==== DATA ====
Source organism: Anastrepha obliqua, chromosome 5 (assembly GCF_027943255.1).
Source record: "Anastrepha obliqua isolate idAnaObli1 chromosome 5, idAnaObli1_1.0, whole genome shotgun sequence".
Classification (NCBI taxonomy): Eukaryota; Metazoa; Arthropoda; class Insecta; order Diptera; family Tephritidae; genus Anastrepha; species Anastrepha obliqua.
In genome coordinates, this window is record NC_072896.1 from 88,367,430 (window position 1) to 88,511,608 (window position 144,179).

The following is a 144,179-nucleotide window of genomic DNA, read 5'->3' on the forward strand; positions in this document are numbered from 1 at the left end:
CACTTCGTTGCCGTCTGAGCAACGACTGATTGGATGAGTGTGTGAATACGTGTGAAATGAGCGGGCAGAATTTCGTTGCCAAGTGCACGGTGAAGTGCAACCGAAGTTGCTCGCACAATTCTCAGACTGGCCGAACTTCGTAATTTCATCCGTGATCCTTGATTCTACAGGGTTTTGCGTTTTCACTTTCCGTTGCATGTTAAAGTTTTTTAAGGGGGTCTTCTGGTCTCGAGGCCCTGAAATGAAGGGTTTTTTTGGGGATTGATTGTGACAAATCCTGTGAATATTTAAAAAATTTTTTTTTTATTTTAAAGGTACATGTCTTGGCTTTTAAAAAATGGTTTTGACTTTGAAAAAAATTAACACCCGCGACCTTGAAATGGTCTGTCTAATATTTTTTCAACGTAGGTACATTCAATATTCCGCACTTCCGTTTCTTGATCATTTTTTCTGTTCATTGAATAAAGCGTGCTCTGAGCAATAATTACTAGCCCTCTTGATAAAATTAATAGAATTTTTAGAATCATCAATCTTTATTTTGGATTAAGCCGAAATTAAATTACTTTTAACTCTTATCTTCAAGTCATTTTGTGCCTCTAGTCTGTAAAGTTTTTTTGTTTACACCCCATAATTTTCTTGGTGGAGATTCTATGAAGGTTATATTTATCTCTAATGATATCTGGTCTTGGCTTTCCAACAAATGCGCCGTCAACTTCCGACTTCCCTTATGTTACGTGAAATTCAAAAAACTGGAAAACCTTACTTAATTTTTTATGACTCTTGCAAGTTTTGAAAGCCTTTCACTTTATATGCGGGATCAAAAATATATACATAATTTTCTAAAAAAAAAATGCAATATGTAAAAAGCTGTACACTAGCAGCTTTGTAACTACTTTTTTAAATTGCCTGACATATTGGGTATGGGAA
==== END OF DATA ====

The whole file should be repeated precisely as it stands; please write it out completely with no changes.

Source organism: Anastrepha obliqua, chromosome 5 (assembly GCF_027943255.1).
Source record: "Anastrepha obliqua isolate idAnaObli1 chromosome 5, idAnaObli1_1.0, whole genome shotgun sequence".
Classification (NCBI taxonomy): Eukaryota; Metazoa; Arthropoda; class Insecta; order Diptera; family Tephritidae; genus Anastrepha; species Anastrepha obliqua.
In genome coordinates, this window is record NC_072896.1 from 88,367,430 (window position 1) to 88,511,608 (window position 144,179).

The following is a 144,179-nucleotide window of genomic DNA, read 5'->3' on the forward strand; positions in this document are numbered from 1 at the left end:
CACTTCGTTGCCGTCTGAGCAACGACTGATTGGATGAGTGTGTGAATACGTGTGAAATGAGCGGGCAGAATTTCGTTGCCAAGTGCACGGTGAAGTGCAACCGAAGTTGCTCGCACAATTCTCAGACTGGCCGAACTTCGTAATTTCATCCGTGATCCTTGATTCTACAGGGTTTTGCGTTTTCACTTTCCGTTGCATGTTAAAGTTTTTTAAGGGGGTCTTCTGGTCTCGAGGCCCTGAAATGAAGGGTTTTTTTGGGGATTGATTGTGACAAATCCTGTGAATATTTAAAAAATTTTTTTTTTATTTTAAAGGTACATGTCTTGGCTTTTAAAAAATGGTTTTGACTTTGAAAAAAATTAACACCCGCGACCTTGAAATGGTCTGTCTAATATTTTTTCAACGTAGGTACATTCAATATTCCGCACTTCCGTTTCTTGATCATTTTTTCTGTTCATTGAATAAAGCGTGCTCTGAGCAATAATTACTAGCCCTCTTGATAAAATTAATAGAATTTTTAGAATCATCAATCTTTATTTTGGATTAAGCCGAAATTAAATTACTTTTAACTCTTATCTTCAAGTCATTTTGTGCCTCTAGTCTGTAAAGTTTTTTTGTTTACACCCCATAATTTTCTTGGTGGAGATTCTATGAAGGTTATATTTATCTCTAATGATATCTGGTCTTGGCTTTCCAACAAATGCGCCGTCAACTTCCGACTTCCCTTATGTTACGTGAAATTCAAAAAACTGGAAAACCTTACTTAATTTTTTATGACTCTTGCAAGTTTTGAAAGCCTTTCACTTTATATGCGGGATCAAAAATATATACATAATTTTCTAAAAAAAAAATGCAATATGTAAAAAGCTGTACACTAGCAGCTTTGTAACTACTTTTTTAAATTGCCTGACATATTGGGTATGGGAA